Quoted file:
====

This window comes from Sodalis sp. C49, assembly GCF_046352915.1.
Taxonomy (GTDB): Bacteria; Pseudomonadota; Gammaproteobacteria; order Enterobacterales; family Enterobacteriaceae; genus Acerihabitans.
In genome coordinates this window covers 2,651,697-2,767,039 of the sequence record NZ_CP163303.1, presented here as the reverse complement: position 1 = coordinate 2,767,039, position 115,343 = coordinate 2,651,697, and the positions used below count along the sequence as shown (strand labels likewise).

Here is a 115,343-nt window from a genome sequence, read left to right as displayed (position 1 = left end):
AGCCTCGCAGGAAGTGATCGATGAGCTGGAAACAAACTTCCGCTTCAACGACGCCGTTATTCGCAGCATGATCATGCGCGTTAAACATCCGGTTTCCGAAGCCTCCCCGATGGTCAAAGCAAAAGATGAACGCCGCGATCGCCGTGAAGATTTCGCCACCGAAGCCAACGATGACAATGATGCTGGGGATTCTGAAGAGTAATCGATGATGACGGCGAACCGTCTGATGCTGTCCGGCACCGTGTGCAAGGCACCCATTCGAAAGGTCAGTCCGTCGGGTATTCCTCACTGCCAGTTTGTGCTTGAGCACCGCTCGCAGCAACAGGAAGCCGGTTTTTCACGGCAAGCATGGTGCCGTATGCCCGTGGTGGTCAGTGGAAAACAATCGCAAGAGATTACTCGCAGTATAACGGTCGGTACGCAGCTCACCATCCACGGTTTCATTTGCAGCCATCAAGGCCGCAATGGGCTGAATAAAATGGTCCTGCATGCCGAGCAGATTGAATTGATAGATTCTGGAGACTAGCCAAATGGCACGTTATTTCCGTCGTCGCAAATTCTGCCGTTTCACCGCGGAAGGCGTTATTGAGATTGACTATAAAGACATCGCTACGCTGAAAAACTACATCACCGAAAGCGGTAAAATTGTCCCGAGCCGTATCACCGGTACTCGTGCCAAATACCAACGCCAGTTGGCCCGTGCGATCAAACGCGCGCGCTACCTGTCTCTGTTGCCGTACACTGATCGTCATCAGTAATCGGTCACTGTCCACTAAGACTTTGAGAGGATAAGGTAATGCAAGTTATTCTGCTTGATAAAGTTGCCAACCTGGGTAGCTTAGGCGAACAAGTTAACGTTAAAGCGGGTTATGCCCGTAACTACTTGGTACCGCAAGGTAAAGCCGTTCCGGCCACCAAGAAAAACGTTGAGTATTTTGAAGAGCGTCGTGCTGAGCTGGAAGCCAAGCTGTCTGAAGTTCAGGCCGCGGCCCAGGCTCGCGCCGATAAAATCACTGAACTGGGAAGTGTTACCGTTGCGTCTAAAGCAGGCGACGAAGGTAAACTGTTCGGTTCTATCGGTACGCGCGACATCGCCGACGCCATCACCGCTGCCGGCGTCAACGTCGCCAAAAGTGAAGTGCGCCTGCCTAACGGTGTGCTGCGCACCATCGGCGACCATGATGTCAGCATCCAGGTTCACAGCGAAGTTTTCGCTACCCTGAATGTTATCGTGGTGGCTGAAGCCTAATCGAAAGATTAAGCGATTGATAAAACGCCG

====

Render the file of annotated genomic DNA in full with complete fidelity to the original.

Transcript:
This window comes from Sodalis sp. C49, assembly GCF_046352915.1.
Taxonomy (GTDB): Bacteria; Pseudomonadota; Gammaproteobacteria; order Enterobacterales; family Enterobacteriaceae; genus Acerihabitans.
In genome coordinates this window covers 2,651,697-2,767,039 of the sequence record NZ_CP163303.1, presented here as the reverse complement: position 1 = coordinate 2,767,039, position 115,343 = coordinate 2,651,697, and the positions used below count along the sequence as shown (strand labels likewise).

Here is a 115,343-nt window from a genome sequence, read left to right as displayed (position 1 = left end):
AGCCTCGCAGGAAGTGATCGATGAGCTGGAAACAAACTTCCGCTTCAACGACGCCGTTATTCGCAGCATGATCATGCGCGTTAAACATCCGGTTTCCGAAGCCTCCCCGATGGTCAAAGCAAAAGATGAACGCCGCGATCGCCGTGAAGATTTCGCCACCGAAGCCAACGATGACAATGATGCTGGGGATTCTGAAGAGTAATCGATGATGACGGCGAACCGTCTGATGCTGTCCGGCACCGTGTGCAAGGCACCCATTCGAAAGGTCAGTCCGTCGGGTATTCCTCACTGCCAGTTTGTGCTTGAGCACCGCTCGCAGCAACAGGAAGCCGGTTTTTCACGGCAAGCATGGTGCCGTATGCCCGTGGTGGTCAGTGGAAAACAATCGCAAGAGATTACTCGCAGTATAACGGTCGGTACGCAGCTCACCATCCACGGTTTCATTTGCAGCCATCAAGGCCGCAATGGGCTGAATAAAATGGTCCTGCATGCCGAGCAGATTGAATTGATAGATTCTGGAGACTAGCCAAATGGCACGTTATTTCCGTCGTCGCAAATTCTGCCGTTTCACCGCGGAAGGCGTTATTGAGATTGACTATAAAGACATCGCTACGCTGAAAAACTACATCACCGAAAGCGGTAAAATTGTCCCGAGCCGTATCACCGGTACTCGTGCCAAATACCAACGCCAGTTGGCCCGTGCGATCAAACGCGCGCGCTACCTGTCTCTGTTGCCGTACACTGATCGTCATCAGTAATCGGTCACTGTCCACTAAGACTTTGAGAGGATAAGGTAATGCAAGTTATTCTGCTTGATAAAGTTGCCAACCTGGGTAGCTTAGGCGAACAAGTTAACGTTAAAGCGGGTTATGCCCGTAACTACTTGGTACCGCAAGGTAAAGCCGTTCCGGCCACCAAGAAAAACGTTGAGTATTTTGAAGAGCGTCGTGCTGAGCTGGAAGCCAAGCTGTCTGAAGTTCAGGCCGCGGCCCAGGCTCGCGCCGATAAAATCACTGAACTGGGAAGTGTTACCGTTGCGTCTAAAGCAGGCGACGAAGGTAAACTGTTCGGTTCTATCGGTACGCGCGACATCGCCGACGCCATCACCGCTGCCGGCGTCAACGTCGCCAAAAGTGAAGTGCGCCTGCCTAACGGTGTGCTGCGCACCATCGGCGACCATGATGTCAGCATCCAGGTTCACAGCGAAGTTTTCGCTACCCTGAATGTTATCGTGGTGGCTGAAGCCTAATCGAAAGATTAAGCGATTGATAAAACGCCG